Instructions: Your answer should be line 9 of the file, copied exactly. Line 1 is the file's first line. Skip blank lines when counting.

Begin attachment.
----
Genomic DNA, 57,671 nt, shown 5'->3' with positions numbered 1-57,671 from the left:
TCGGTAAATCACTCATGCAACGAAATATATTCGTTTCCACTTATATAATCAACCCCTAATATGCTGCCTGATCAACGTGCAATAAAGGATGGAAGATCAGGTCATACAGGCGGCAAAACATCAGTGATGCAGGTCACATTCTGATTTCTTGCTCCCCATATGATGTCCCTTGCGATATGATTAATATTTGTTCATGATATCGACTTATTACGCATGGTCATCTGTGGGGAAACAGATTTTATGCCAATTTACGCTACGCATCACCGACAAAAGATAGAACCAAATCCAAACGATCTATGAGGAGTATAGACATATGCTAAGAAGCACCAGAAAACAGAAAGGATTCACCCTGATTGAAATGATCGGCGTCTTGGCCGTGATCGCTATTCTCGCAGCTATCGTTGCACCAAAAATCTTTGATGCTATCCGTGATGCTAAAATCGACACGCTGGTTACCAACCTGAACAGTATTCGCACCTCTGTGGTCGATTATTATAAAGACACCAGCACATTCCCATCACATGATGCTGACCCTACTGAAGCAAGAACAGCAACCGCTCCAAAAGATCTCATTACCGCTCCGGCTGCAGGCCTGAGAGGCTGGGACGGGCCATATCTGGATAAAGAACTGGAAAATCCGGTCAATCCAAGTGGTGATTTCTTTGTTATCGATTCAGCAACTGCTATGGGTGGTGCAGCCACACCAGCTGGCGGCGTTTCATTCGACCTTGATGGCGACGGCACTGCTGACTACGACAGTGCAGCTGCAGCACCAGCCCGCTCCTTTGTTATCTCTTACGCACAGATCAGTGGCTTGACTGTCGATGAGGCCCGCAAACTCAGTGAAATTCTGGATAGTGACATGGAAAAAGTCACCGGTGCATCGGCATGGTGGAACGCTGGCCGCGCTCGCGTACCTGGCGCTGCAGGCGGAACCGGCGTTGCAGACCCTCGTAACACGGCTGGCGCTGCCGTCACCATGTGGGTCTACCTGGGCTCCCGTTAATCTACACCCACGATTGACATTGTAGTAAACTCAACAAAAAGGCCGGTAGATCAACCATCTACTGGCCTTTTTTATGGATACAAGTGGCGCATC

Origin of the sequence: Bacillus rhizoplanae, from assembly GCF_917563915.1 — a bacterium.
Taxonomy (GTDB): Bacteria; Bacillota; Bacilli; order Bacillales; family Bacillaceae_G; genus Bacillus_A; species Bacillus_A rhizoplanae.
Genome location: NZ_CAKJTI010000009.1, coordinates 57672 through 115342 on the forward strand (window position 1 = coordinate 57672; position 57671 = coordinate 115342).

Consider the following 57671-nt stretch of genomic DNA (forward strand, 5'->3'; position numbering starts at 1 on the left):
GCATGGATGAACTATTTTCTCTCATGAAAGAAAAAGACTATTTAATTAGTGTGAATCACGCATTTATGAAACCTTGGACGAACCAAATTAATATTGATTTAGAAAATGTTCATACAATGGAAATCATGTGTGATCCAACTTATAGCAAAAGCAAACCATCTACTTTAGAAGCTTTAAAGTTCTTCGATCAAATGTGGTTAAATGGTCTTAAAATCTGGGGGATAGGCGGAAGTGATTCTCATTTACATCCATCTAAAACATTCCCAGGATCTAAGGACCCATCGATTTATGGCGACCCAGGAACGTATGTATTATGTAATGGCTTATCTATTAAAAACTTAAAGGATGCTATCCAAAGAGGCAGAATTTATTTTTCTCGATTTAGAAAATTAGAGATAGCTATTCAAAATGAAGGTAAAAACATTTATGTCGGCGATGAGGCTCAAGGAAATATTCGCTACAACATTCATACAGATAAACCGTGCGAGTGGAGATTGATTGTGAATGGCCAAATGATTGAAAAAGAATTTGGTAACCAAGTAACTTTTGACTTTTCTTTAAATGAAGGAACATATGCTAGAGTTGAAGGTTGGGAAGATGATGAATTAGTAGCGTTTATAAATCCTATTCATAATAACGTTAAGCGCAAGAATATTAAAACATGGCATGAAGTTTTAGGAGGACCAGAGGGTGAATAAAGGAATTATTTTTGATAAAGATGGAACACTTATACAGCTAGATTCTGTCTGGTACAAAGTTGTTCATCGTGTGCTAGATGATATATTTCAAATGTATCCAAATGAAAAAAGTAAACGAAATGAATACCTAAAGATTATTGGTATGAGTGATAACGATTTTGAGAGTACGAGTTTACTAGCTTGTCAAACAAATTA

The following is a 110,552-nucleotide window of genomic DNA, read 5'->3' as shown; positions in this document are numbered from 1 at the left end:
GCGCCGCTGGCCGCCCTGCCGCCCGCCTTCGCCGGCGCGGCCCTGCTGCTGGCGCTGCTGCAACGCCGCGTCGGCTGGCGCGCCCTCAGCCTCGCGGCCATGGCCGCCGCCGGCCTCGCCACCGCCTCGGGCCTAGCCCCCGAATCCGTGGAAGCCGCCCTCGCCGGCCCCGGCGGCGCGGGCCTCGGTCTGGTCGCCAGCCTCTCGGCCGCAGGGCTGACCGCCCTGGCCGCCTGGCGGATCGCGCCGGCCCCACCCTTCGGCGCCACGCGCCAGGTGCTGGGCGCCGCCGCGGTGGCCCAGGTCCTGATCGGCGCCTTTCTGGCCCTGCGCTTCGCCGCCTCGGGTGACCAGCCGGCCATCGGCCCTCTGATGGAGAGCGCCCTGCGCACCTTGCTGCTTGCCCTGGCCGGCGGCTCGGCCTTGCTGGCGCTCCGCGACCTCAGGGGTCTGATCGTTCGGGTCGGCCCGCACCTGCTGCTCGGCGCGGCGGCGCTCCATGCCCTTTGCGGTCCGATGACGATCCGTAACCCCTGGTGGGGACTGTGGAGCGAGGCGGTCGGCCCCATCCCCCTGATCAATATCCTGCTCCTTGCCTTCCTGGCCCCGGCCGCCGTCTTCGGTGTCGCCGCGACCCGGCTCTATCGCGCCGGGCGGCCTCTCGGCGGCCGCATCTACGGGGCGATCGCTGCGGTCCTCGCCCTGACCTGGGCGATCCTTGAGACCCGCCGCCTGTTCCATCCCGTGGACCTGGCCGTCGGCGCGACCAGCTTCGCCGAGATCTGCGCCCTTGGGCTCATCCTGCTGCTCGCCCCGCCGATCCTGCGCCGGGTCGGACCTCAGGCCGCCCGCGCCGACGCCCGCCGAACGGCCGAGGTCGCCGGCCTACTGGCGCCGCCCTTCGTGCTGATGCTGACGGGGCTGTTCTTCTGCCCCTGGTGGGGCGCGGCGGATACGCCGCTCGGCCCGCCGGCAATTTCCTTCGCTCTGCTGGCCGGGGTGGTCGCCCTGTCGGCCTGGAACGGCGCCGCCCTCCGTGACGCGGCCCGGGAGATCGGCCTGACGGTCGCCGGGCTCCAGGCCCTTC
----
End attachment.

GCGCCGCTGGCCGCCCTGCCGCCCGCCTTCGCCGGCGCGGCCCTGCTGCTGGCGCTGCTGCAACGCCGCGTCGGCTGGCGCGCCCTCAGCCTCGCGGCCATGGCCGCCGCCGGCCTCGCCACCGCCTCGGGCCTAGCCCCCGAATCCGTGGAAGCCGCCCTCGCCGGCCCCGGCGGCGCGGGCCTCGGTCTGGTCGCCAGCCTCTCGGCCGCAGGGCTGACCGCCCTGGCCGCCTGGCGGATCGCGCCGGCCCCACCCTTCGGCGCCACGCGCCAGGTGCTGGGCGCCGCCGCGGTGGCCCAGGTCCTGATCGGCGCCTTTCTGGCCCTGCGCTTCGCCGCCTCGGGTGACCAGCCGGCCATCGGCCCTCTGATGGAGAGCGCCCTGCGCACCTTGCTGCTTGCCCTGGCCGGCGGCTCGGCCTTGCTGGCGCTCCGCGACCTCAGGGGTCTGATCGTTCGGGTCGGCCCGCACCTGCTGCTCGGCGCGGCGGCGCTCCATGCCCTTTGCGGTCCGATGACGATCCGTAACCCCTGGTGGGGACTGTGGAGCGAGGCGGTCGGCCCCATCCCCCTGATCAATATCCTGCTCCTTGCCTTCCTGGCCCCGGCCGCCGTCTTCGGTGTCGCCGCGACCCGGCTCTATCGCGCCGGGCGGCCTCTCGGCGGCCGCATCTACGGGGCGATCGCTGCGGTCCTCGCCCTGACCTGGGCGATCCTTGAGACCCGCCGCCTGTTCCATCCCGTGGACCTGGCCGTCGGCGCGACCAGCTTCGCCGAGATCTGCGCCCTTGGGCTCATCCTGCTGCTCGCCCCGCCGATCCTGCGCCGGGTCGGACCTCAGGCCGCCCGCGCCGACGCCCGCCGAACGGCCGAGGTCGCCGGCCTACTGGCGCCGCCCTTCGTGCTGATGCTGACGGGGCTGTTCTTCTGCCCCTGGTGGGGCGCGGCGGATACGCCGCTCGGCCCGCCGGCAATTTCCTTCGCTCTGCTGGCCGGGGTGGTCGCCCTGTCGGCCTGGAACGGCGCCGCCCTCCGTGACGCGGCCCGGGAGATCGGCCTGACGGTCGCCGGGCTCCAGGCCCTTC